CINCINNATI - The Cincinnati business landscape has endured dramatic changes over the past few years. With the reemergence of the Over-the-Rhine neighborhood, the updates to Fountain Square and the development of The Banks project, people in the general downtown Cincinnati area have witnessed a dramatic change in the city's urban center.
According to President and CEO of Cincinnati Downtown Incorporated, David Ginsburg, downtown Cincinnati is once again becoming a place to be.
"It's very dynamic right now. Our downtown is going through a renaissance with more people living downtown, more people visiting downtown," Ginsburg said. "Nightlife is almost intense downtown and we're seeing a lot of businesses taking advantage of that."
However, while the downtown renaissance has led to a boom in new bars, restaurants and other entertainment venues, retail venues have not fared quite as well.
That’s the case for Jim Elkus, who’s operated Bolero Menswear near the corner of Fourth and Walnut streets downtown for the past decade.
Elkus' customer base is a loyal one and he claims to know many of them by name and face. However, like any business owner, Elkus would like to see more foot traffic walking up and opening the front door.
"You know, traffic is light," Elkus said. "I'm an island here. There's nothing around me."
The "nothing" Elkus is referencing is comprised of a couple banks and the back end of a store across the street. The nearest entertainment venue is Fountain Square which is about a two block walk, and The Banks is a little farther away. There are not many people living close to his store either.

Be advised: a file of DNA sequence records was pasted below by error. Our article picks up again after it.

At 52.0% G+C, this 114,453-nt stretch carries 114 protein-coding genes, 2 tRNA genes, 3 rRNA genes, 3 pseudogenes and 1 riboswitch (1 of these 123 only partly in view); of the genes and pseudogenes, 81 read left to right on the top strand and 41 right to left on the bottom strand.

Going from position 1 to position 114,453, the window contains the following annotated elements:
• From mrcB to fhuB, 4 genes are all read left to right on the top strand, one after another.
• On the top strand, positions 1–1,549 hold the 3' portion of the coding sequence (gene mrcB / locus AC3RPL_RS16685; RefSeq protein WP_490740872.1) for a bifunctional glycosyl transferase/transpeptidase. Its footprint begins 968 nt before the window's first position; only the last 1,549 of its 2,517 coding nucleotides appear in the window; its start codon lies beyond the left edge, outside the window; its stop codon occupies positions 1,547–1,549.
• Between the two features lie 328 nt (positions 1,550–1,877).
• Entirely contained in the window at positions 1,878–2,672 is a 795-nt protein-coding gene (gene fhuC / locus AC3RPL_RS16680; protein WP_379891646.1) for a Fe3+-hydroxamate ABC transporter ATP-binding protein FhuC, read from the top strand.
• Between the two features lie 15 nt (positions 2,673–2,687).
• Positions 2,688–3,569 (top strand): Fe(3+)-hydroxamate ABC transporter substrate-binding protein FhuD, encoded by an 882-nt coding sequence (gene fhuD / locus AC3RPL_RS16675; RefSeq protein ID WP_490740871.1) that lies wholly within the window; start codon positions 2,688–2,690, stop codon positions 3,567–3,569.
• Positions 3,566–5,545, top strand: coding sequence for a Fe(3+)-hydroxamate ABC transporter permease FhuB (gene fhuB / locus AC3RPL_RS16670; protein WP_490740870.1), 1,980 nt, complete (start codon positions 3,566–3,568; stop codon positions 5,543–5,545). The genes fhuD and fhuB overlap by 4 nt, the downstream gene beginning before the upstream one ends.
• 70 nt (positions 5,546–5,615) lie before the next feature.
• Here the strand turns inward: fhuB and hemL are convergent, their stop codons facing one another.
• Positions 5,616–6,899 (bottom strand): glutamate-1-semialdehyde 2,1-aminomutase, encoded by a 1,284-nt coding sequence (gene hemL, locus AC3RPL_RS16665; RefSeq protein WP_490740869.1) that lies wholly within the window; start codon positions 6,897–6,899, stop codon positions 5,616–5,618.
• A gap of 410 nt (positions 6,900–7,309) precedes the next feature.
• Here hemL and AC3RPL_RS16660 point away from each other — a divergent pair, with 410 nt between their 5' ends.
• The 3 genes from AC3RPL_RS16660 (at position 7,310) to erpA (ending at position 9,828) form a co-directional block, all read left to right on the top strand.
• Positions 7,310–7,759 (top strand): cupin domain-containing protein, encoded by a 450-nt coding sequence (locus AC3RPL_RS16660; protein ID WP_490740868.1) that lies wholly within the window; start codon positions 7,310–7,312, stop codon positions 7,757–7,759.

With news about Brooks Brothers closing its downtown location and the well-chronicled struggles of Tower Place Mall, many people question if downtown can thrive as a retail hub.
According to the Director of University of Cincinnati's Economic Center, Dr. Julie Heath, entertainment districts are for visitors and workers.
"Visitors to a region are going to be interested in spending their money on entertainment: on restaurants, dining experiences," said Heath. "They're not going to be as interested in spending their money on retail establishments."
Can the retail sector in downtown Cincinnati thrive? Only time -- and sales -- will tell.
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